Digital control optimizes the efficiency, line, and load regulation of a DC-to-DC switching voltage regulator. Engineers are able to adapt the regulator’s closed-loop response, for example, to perfectly match the demands of their product.
However, digital control really comes into its own in a more complex system that comprises several regulators. The individual devices can be supervised by a centralized power system host control via a digital communications bus such as the standardized Power Management Bus (PMBus). The host could be an IC dedicated to power system control, a general-purpose microcontroller, laptop computer with graphical user interface (GUI), or an ATE (used during the power supply or system testing process).
This article examines PMBus, describes how it works, and identifies some of the digital power chips that have embraced the technology.
PMBus is based on the System Management Bus (SMBus) typically found in computer motherboards for communication with the power source. However, while SMBus is designed for communication with low-bandwidth devices, PMBus is targeted at digital management of power supplies, components, and power-related chips such as a rechargeable battery subsystem or temperature-, fan- and voltage-sensors and clock chips.
SMBus itself was based on Inter-Integrated Circuit (I²C), the serial single-ended computer bus originally designed by Philips and used for attaching low-speed peripherals to a motherboard or other embedded system. As a result of this foundation, PMBus is a relatively low speed, two-wire communications protocol. However, unlike SMBus and I²C, PMBus defines a substantial number of domain-specific commands rather than just detailing how to communicate using commands defined by the reader.
In March 2005, version 1.0 of the PMBus specification was published. More recently a revised specification, version 1.2, was released. The standard is owned by the System Management Interface Forum (SM-IF) and is royalty-free. The PMBus sub-section of the forum comprises more than 30 adopter companies including major power chip silicon vendors such as Analog Devices, CUI, Emerson Network Power, Intersil, Linear Technology, Maxim, and Texas Instruments (TI). The organization claims adoption of an interoperable standard enables digital power control to be adopted without the need to unduly burden the host system with multiple protocols.
Digital power control
Analog DC-to-DC voltage regulators offer stable output voltages and high efficiency performance. However, in the case of the integrated modules typically used for point-of-load (PoL) applications, the engineer is restricted – with the exception of some minor changes to loop response by changing input and output filter components – to the operating parameters selected by the supplier. While those parameters work well for most anticipated operating conditions, there are inevitably some trade-offs.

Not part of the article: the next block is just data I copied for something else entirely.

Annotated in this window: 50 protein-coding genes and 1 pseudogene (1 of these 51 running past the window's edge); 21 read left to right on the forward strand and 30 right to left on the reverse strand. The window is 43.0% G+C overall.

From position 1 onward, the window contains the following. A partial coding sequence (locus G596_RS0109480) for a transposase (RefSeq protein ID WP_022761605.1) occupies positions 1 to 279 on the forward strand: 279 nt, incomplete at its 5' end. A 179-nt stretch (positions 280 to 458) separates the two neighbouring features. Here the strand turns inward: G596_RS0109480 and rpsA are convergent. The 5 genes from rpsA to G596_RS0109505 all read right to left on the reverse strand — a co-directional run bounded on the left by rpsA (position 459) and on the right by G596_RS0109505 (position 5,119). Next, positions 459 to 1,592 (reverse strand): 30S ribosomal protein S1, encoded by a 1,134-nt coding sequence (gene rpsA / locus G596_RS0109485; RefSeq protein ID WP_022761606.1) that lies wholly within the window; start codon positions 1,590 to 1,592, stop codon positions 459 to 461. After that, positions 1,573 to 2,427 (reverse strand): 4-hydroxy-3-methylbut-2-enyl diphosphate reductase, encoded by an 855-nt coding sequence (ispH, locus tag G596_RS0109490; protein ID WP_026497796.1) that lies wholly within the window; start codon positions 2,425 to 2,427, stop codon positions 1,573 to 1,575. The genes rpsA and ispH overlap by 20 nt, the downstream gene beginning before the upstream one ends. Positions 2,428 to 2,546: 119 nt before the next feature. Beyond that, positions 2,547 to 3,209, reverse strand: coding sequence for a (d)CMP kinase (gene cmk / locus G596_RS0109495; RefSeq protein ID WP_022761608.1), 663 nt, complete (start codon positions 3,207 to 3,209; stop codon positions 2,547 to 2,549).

In contrast, with digital power devices, designers can take advantage of features such as the ease with which the technology enables optimization of the power supply by adaptation of its closed-loop response – even allowing adjustment “on-the-fly” to suit changes in the operating environment or to compensate for factors such as capacitive loading and component aging.
This flexibility is a benefit in many designs, for example, in a portable product where the engineer is tasked with maximizing battery life, or where precision control over output voltage is critical such as when powering DSPs or ASICs. As an example, Figure 1 shows the circuit of a digital step-down (“buck”) voltage regulator.
Figure 1: Schematic of digital buck voltage regulator. (Courtesy of Emerson Network Power.)
Four main signal lines
SM-IF describes PMBus as “a standard way to communicate with power converters over a digital communications bus.” The forum says that the standard will work with all types of power converter including AC-to-DC power supplies, isolated DC-to-DC voltage regulators, and non-isolated PoL voltage regulators.
The standard does not define power supply characteristics such as form factor, pin out, and efficiency (this is left to organizations such as Point-of-Load Alliance (POLA) and Distributed-power Open Standards Alliance (DOSA). For more information, see the TechZone article “An Introduction to Board-Mounted DC/DC Converter Bricks
.” There is also no provision for communication directly between converters to facilitate information exchange such as current sharing and analog voltage tracking.
There are some basic requirements for devices adopting PMBus, including safe start up without any bus communication; operation with or without a power-system manager or controller; support for “set and forget” (that is, programmed once at time of manufacture and then able to operate forever without any bus communication), and capability to access default settings from non-volatile memory or pin programming.